Totally scored a garden. I’m going to fill it with weeds.

Now that the weather is warming up, I’m spending a lot less time indoors, so it seems it may be difficult to post too frequently. My backpack is now stocked with a trowel, digital camera, pruning shears, and all kinds of bags to bring home wild plants in. I’ve scored garden space, and someone to loan me tools as well. Now I’ve got the beginnings of a better indoor garden that should be vastly improved by the end of the year (I hope), an outdoor place to plant weeds that I find in relatively clean places, and an idea to microgarden foraged seeds.  Combine that with my art, my meditative exercises, and my cooking and I’m starting to wonder if I’ll even have time to read much for a while.

 

Starting my weed garden. Wild violets, clover, dandelions, plantain, and chickweed.

So I’m going to do this garden thing with no investment. I only own a trowel and pruning shears, and I can barely manage to keep myself stocked in potting soil for my indoor plants. I’ll have to get resourceful on this (like marking it as a garden with sticks). I’m starting off with dandelions and clover in the middle of the garden, with a wild violet and plantain edging, and a little chickweed here and there. My neighbor (who loaned me the tools) gave me three nasturtium seeds for it, and I might get some sand for it (we have a lot of clay), but other than that I want to see how well I can improve it with things I have found or used from my kitchen. Right now it looks an absolute mess. My neighbor says it looks great. She’s insane.

I’m going to edge the garden with things that I forage and want to grow, the majority of the garden will be clover and dandelions. Clover is a nitrogen fixer, therefore a great green manure. Dandelion has a deep taproot that reclaims nutrients the rain has pushed deeper into the earth. When it decays, it releases these nutrients back into the topsoil, making it a great green manure as well. So, I’ll fill the garden up with these as much as I can, foraging them and bringing them home until not an inch remains. In the fall, I’ll lift out the edge plants and till everything under, then replace the edge plants. This will mean dandelion roots will be broken apart to turn into new plants in the spring, but since I want them to be my main crop that’s just fine. I’ll let the clover come back too, I’ll just likely throw a few more plants into the mix in the middle.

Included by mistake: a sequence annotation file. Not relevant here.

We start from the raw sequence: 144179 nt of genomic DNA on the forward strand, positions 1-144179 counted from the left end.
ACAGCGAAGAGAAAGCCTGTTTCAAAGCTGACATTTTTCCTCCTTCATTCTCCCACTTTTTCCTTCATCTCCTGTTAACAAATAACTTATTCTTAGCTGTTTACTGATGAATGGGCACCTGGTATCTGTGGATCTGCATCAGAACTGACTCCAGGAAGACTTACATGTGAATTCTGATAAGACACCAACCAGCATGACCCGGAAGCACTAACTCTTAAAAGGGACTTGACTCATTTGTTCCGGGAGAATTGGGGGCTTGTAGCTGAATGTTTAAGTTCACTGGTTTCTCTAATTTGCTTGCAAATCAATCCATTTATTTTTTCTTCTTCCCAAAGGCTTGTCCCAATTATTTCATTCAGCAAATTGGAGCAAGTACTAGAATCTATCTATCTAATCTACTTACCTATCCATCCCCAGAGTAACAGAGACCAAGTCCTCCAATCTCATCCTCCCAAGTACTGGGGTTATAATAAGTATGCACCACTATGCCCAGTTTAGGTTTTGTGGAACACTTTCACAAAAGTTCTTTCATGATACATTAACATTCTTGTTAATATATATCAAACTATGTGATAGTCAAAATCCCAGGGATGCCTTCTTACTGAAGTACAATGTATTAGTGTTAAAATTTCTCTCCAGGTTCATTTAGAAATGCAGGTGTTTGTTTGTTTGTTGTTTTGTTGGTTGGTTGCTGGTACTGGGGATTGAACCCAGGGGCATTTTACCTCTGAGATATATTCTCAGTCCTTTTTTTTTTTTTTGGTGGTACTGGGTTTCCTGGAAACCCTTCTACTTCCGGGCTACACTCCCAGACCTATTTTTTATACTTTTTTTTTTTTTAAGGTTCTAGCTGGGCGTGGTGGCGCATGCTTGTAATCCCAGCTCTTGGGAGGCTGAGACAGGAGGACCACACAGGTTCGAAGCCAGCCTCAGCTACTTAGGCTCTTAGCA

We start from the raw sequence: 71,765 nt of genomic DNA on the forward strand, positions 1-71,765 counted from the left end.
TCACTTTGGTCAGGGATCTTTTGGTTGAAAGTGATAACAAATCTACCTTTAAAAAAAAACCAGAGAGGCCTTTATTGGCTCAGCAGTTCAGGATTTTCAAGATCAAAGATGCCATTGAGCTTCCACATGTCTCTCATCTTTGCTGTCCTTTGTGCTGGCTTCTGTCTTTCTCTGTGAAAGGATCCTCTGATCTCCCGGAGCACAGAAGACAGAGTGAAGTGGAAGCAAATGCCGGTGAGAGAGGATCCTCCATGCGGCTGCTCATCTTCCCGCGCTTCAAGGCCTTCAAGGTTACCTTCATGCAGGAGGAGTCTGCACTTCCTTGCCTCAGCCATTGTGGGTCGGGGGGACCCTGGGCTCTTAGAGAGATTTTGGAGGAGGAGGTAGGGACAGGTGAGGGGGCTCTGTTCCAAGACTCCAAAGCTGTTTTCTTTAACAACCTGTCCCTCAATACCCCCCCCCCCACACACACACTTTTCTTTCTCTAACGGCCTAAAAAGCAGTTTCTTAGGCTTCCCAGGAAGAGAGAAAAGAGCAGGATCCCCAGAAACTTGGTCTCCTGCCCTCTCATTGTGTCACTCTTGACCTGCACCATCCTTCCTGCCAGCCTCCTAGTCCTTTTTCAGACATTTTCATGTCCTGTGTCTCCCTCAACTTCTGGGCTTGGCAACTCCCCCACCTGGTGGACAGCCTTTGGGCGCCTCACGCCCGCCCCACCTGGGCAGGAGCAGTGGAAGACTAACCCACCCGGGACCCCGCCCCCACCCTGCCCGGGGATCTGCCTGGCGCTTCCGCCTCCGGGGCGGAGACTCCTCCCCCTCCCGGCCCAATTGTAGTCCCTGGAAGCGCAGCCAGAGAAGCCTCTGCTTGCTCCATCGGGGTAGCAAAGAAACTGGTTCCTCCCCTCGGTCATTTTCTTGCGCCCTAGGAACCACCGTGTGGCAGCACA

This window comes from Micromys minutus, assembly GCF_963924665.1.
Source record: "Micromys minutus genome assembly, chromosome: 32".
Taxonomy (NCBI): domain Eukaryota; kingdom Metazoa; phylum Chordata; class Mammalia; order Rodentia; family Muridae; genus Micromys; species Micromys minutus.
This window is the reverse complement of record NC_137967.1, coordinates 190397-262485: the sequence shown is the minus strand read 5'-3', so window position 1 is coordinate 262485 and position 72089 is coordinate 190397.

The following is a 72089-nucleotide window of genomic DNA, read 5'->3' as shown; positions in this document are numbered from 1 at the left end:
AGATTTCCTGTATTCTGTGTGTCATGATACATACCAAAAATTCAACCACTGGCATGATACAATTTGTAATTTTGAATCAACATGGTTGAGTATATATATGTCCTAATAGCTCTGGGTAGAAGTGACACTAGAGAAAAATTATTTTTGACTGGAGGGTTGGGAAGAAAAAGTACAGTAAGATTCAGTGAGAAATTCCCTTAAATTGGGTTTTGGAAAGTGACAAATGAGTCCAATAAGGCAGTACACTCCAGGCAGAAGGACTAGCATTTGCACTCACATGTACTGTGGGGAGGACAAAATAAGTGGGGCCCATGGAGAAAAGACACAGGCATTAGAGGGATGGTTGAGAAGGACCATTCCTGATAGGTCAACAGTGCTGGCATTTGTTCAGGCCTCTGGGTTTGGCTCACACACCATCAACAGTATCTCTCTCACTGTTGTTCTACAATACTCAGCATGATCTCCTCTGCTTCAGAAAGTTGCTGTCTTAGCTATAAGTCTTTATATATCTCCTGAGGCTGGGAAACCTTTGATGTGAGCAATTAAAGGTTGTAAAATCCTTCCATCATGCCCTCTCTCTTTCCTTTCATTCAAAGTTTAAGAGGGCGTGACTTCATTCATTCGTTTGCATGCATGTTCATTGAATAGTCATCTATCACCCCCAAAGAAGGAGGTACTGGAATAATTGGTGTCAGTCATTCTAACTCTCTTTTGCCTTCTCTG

I might put some of my more treasured plants in containers (reused kitchen packaging, most likely) so their roots won’t be disturbed in the fall. This will also allow me to put better soil around the prize finds (if I find prizes) while I improve the soil that’s already there. It could be the prize finds end up being plants grown from kitchen scraps. And if I get something that sprawls and takes over, like mint or (please universe, let me find some) mugwort.

I want to make a cloth worm bin to use with my bird’s cage newspaper and kitchen scraps. This can be worked into the soil in the fall, along with the sand and green manures. Add some shredded leaves to the mix, and next year’s soil should be much better. Plus, I’ll be making fertilizer from egg shells, kitchen scraps, some fish emulsion I have on hand, a tad of milk and blackstrap molasses (these stimulate soil bacteria and microbes), and powdered banana peels.

Actually I got quite a nice thing going with bananas. I’ve found that they sweeten the kefir smoothies I’ve been giving to my son in the morning before school. He doesn’t like kefir plain (I love it) but the bananas help me make them free of refined sugar. So I get a ton of them, let them ripen to the point of being spotty (the most sugars have developed at this point), and then I slice and freeze them. I take all the peels and slice and dry them, then run them through my coffee grinder into a powder. I can use them in my houseplant water, in face masks (it’s an emollient that is said to reduce dark under circles on eyes, but so far I can’t tell how well it works), and now I can sprinkle it on my garden right before a rain.

Well, I thought I’d drop a quick line on why my free time isn’t so much in front of the computer researching and complaining my finds for a few weeks. My free time isn’t going to be much blogging, but I’ll be checking in every now and again. I’m still hoping to finish a few pages soon, especially on things that may go into my garden. It just might take me a while to finish them.